The Redskins’ season ended 12 days ago, and it’s already been a long offseason

Redskins Coach Jay Gruden at his news conference following the season finale. (Photo by Jonathan Newton/The Washington Post)

Let’s imagine an alternate world in which Kirk Cousins surveys the field during that last Washington drive against the New York Giants, considers a first-down throw into traffic and suddenly imagines the terrible angst and drama such a throw might cause. Instead of forcing that, he slides for six yards, an insignificant prelude to his game-winning touchdown pass for the Redskins.

Don’t feel sorry for the Giants; they just wanted to rip off their shirts and party on a boat with Bieber anyhow. But that scenario sure could have changed life in Washington.

In that world, offensive coordinator Sean McVay does not have an early interview in which he wows the Rams; instead, he’s preparing for a first-round game in Seattle. Jay Gruden — with back-to-back playoff appearances going into his fourth season — has an aura of security, appealing to prospective defensive coordinators. The sports-radio callers advocating the team ditch its choke-artist quarterback in favor of Nate Sudfeld or Deshaun Watson instead are spending their afternoons painting velvet likenesses of The Posse in their garages. Heck, maybe the Redskins even pull off a playoff surprise in Seattle, raising the possibility of a contract extension for Gruden.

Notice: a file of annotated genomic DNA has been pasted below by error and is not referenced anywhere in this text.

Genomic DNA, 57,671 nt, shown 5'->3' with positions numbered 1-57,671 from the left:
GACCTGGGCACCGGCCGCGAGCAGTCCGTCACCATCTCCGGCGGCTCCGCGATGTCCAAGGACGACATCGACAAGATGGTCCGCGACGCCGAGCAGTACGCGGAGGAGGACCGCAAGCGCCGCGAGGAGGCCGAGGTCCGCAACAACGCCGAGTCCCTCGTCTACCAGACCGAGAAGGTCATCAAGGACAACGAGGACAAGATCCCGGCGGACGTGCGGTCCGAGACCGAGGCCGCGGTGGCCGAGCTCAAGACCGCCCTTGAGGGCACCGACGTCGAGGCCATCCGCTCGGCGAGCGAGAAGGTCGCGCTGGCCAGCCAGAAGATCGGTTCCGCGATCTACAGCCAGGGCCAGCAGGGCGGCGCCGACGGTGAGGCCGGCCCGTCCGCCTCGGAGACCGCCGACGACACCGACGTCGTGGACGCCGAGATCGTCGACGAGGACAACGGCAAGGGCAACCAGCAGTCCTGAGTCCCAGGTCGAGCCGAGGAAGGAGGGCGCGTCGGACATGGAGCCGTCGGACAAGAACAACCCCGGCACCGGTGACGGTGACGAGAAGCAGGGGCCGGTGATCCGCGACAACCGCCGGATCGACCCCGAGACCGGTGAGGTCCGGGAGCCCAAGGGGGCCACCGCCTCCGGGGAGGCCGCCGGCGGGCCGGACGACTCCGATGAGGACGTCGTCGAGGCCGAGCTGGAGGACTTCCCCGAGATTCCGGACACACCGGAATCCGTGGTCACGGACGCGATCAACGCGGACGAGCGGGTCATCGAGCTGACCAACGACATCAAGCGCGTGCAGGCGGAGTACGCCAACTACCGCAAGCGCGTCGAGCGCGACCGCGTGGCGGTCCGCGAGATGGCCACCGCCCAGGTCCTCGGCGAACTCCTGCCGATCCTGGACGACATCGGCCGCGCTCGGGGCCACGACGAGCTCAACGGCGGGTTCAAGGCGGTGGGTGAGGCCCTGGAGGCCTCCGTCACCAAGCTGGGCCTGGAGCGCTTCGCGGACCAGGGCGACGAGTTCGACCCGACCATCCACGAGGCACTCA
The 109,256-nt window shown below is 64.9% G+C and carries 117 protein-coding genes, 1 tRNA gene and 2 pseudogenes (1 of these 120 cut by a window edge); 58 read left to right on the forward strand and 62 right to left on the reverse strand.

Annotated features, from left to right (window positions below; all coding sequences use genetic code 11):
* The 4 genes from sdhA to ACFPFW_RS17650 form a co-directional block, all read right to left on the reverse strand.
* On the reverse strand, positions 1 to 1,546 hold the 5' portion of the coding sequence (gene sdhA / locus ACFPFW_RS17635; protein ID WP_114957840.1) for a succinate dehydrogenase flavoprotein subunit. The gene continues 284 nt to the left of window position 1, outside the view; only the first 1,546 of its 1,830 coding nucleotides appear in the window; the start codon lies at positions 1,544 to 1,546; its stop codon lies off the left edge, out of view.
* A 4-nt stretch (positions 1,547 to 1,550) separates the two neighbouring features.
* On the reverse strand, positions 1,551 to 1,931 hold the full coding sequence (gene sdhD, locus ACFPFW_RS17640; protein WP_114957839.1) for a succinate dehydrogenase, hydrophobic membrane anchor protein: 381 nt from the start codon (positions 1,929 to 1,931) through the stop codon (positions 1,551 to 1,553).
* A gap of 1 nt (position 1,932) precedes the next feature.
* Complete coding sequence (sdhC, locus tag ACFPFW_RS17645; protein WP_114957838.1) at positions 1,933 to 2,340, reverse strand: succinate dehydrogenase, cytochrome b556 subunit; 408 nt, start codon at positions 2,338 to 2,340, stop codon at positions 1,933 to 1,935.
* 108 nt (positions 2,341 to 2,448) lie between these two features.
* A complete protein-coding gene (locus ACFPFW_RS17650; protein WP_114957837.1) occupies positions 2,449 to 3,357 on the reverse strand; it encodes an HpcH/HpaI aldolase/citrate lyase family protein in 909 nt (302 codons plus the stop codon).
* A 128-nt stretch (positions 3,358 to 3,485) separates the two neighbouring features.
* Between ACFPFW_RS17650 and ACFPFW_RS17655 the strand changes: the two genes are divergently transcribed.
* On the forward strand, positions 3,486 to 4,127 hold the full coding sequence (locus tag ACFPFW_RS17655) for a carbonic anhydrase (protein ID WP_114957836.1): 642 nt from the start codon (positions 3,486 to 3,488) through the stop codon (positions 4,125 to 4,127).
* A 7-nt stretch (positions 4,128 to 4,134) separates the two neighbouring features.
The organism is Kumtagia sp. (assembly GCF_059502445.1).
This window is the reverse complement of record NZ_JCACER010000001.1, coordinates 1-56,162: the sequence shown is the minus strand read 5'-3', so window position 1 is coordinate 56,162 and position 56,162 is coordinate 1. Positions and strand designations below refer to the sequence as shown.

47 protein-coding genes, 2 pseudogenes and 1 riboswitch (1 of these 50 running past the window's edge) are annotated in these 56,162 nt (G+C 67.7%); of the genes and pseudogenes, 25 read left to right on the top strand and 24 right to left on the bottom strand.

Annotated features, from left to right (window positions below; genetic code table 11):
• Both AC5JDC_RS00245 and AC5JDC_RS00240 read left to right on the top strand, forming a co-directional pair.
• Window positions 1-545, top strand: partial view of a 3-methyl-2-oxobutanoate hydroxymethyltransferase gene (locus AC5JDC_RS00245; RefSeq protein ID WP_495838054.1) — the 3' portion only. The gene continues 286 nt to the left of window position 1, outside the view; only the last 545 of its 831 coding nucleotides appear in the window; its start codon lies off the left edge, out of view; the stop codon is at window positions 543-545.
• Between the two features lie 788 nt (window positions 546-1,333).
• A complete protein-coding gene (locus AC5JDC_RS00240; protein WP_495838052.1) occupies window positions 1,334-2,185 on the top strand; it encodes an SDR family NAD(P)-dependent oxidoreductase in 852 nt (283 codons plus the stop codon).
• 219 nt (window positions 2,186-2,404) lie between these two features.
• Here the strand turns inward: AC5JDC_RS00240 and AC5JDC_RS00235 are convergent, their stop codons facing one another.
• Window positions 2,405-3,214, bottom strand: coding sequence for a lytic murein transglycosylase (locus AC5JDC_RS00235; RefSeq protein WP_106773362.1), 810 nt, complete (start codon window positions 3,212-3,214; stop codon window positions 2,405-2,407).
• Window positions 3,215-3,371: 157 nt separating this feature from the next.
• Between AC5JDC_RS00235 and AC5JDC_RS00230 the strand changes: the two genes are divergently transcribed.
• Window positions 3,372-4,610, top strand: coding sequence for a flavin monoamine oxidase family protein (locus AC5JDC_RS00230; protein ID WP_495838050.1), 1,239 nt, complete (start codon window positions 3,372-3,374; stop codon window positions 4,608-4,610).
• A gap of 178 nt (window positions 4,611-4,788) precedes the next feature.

Things sure are peaceful, huh? And no editors are asking me to write about the team’s suddenly chaotic offseason on a lovely Friday afternoon.

But alas. Cousins threw the ball. The Giants collected a win just before stripping down with Bieber. The Redskins fired their defensive coordinator, lost their play-caller to Los Angeles and now enter Gruden’s prove-it year with all the stability of a two-legged chair — and one of those legs still might feel disrespected and unwanted.

This isn’t exactly a crisis, and there’s no rule that you have to finalize your coaching staff by the second week of January. Wade Phillips — the man so many local fans have spent years lusting after to run the defense — didn’t arrive in Denver until Jan. 28, 2015, and his defense won the Broncos a Super Bowl that same season.